Great. Now all they need to do is expand coverage - as much as I want to switch from Verizon to T-Mobile, it won't do me much good if half the time I can't get a signal.
Question for anyone with T-Mobile currently: I've been talking with my wife about switching to the prepaid, 100 minutes/month, unlimited text/data plan, but a big hangup is that her hometown is in the "Service Partner" coverage area on the T-Mobile coverage map. What data speeds/caps do the prepaid plans in service partner areas, if they are allowed to use data at all?
Now that I've been trying Netvibes for a few hours, a few things are bothering me:
- Do I really need to confirm every time I want to mark all items as read?
- Why can't it put all the "new" items at the top? Sure, it was posted yesterday, but you didn't find it until right now. Why display it after all those other articles I've already read? Google Reader sorted by the time it found the new articles, putting new stuff at the top above all the stuff I already marked as read.
- Why so slow to update feeds? Maybe this is just the crush of new traffic, but it is finding new articles multiple hours after they showed up in Google Reader.
It's ok, but the only thing it has going for it for me right now is that it isn't completely crushed by all the new traffic. Maybe once I can get my feeds imported to Old Reader or Newsblur those will fit my usage patterns better.
Two main advantages Google Reader had over Firefox RSS bookmarks:
- Sorting: Instead of needing to go into each bookmark to check if it has new items, just visit Google Reader and it'll have an updated list of all new items for all feeds (or just per folder if you set them up).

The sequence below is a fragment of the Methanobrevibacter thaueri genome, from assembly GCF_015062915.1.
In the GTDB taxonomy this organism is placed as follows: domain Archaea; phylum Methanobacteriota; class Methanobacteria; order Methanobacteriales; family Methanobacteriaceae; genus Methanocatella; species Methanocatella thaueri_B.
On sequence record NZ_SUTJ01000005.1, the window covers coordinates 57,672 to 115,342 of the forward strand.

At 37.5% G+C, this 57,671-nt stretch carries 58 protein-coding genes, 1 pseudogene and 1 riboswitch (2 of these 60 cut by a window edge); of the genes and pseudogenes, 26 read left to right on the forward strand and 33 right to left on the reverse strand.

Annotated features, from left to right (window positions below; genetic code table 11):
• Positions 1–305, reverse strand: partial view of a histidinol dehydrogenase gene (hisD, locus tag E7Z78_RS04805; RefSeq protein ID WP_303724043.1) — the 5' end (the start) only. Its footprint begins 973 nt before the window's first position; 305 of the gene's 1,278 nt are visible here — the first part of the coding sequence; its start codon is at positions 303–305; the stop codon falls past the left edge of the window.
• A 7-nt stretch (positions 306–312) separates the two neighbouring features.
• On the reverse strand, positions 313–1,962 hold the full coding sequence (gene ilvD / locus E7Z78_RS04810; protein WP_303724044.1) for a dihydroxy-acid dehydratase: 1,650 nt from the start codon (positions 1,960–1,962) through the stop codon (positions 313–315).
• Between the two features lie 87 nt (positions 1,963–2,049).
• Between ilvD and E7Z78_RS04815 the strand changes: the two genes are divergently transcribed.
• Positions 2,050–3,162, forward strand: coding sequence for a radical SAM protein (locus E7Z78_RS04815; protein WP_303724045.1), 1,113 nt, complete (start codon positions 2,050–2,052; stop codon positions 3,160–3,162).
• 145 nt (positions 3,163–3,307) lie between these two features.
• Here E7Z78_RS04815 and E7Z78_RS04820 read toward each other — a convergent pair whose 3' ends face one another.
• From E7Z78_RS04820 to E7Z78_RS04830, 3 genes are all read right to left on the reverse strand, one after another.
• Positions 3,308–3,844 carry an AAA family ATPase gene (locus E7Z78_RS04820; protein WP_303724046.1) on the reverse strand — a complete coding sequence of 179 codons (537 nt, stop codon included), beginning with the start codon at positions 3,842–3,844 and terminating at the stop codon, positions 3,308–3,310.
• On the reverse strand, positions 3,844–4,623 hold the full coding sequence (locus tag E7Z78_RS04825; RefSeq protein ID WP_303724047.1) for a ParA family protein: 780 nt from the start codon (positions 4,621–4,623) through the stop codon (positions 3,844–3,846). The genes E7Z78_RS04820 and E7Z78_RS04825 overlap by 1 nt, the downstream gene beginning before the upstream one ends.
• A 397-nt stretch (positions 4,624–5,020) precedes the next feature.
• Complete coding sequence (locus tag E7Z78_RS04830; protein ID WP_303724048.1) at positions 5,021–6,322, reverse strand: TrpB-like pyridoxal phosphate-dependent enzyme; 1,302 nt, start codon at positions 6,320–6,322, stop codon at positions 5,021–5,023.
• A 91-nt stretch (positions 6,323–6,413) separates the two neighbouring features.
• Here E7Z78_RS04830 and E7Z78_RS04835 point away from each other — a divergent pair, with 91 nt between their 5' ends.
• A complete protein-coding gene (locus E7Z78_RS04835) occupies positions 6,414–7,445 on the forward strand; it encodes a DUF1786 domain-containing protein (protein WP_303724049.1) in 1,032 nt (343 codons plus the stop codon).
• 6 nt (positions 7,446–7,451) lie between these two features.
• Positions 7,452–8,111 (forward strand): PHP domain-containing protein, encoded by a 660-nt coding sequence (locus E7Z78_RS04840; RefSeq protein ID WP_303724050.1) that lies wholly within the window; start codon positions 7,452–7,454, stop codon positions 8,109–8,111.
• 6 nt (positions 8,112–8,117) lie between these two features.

- Syncing: The list of new items you haven't read is constantly in sync no matter what device you access Google Reader on or what device you last accessed it.
Firefox RSS bookmarks provide a workable RSS solution, but it was just much easier to keep up to date on a large number of feeds with Google Reader.
These days, I have no clue where Microsoft is going
Oh, that's easy to figure out. Just look at what Apple did in the last year and expect Microsoft to go there in two years.
I used to carry the spare batteries, but the portable phone charger can charge my phone AND other devices about 3 or 4 times. My ear is not tethered to my phone, so it's not a big deal to have my phone plugged into a plastic device that's about the same size as my phone. If you can't put your phone down for a few minutes at a time, then go for the spare batteries -
I don't know about that. I have a portable charger, and while it was nice to be able to charge any device, it takes more than a few minutes to get any significant charge out of it. So if you're only charging for a few minutes at a time, you're charging for a few minutes at a time several times for the rest of the day. And if you're using your phone so much it needs a recharge in the middle of the day, you're less likely to be able to set it down and let it just charge. It was nice when I got my Galaxy Nexus with a spare battery - take a minute to swap the battery and then I don't have to worry about it the rest of the day.
but then you've got to figure out when you are going to charge them. Want to spend your whole evening in the hotel charging a variety of batteries in your phone?
Assuming you get a charger that can charge the battery outside of the phone, this shouldn't take any longer than charging the portable charger.